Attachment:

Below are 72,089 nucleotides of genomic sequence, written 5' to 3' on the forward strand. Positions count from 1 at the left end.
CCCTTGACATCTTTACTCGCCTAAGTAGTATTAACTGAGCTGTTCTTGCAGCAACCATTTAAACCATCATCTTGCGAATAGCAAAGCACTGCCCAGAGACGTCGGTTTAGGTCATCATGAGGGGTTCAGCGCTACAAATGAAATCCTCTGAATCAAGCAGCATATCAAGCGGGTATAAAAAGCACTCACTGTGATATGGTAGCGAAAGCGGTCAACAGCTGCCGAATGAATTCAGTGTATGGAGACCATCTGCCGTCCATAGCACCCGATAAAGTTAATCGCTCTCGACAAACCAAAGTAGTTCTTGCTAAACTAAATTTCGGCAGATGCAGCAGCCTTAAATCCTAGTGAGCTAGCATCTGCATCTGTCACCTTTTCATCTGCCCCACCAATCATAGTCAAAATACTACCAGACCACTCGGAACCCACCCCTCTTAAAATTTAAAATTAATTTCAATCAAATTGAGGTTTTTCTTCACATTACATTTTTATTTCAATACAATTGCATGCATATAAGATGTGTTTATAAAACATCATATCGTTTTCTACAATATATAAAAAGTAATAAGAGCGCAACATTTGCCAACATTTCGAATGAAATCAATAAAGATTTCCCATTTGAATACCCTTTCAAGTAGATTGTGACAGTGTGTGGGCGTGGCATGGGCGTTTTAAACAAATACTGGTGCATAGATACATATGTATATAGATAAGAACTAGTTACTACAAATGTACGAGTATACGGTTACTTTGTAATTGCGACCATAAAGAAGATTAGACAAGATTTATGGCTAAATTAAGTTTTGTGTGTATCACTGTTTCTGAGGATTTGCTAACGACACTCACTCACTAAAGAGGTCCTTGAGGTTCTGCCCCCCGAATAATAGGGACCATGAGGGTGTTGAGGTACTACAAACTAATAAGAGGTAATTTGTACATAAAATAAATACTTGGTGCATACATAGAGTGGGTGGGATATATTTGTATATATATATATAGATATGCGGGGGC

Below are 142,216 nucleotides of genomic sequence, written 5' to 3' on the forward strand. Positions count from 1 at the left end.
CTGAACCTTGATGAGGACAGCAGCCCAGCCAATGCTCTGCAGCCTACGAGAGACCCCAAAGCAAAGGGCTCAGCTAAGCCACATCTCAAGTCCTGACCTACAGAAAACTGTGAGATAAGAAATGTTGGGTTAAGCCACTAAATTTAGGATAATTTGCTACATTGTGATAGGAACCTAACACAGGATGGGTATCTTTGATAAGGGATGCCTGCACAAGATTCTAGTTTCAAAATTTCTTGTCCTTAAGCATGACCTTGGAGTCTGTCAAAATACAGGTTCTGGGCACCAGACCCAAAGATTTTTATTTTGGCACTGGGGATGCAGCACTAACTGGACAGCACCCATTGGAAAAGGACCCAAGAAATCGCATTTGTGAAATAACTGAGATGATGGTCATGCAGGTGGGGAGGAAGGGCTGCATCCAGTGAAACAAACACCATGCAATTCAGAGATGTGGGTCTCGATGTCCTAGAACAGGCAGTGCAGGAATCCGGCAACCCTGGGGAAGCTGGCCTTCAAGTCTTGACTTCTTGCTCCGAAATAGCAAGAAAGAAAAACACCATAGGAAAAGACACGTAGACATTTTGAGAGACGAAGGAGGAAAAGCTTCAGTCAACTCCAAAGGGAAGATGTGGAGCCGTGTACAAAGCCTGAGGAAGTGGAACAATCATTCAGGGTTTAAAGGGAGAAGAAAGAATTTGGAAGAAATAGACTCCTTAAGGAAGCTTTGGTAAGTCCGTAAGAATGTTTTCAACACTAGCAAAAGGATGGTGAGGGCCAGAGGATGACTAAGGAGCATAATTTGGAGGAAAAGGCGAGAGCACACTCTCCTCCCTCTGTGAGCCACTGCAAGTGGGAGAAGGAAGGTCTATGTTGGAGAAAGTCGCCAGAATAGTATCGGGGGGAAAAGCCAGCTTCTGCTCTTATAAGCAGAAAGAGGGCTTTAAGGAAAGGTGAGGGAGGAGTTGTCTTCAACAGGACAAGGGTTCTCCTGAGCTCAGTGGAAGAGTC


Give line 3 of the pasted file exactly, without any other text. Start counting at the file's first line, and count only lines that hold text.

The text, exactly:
Below are 142,216 nucleotides of genomic sequence, written 5' to 3' on the forward strand. Positions count from 1 at the left end.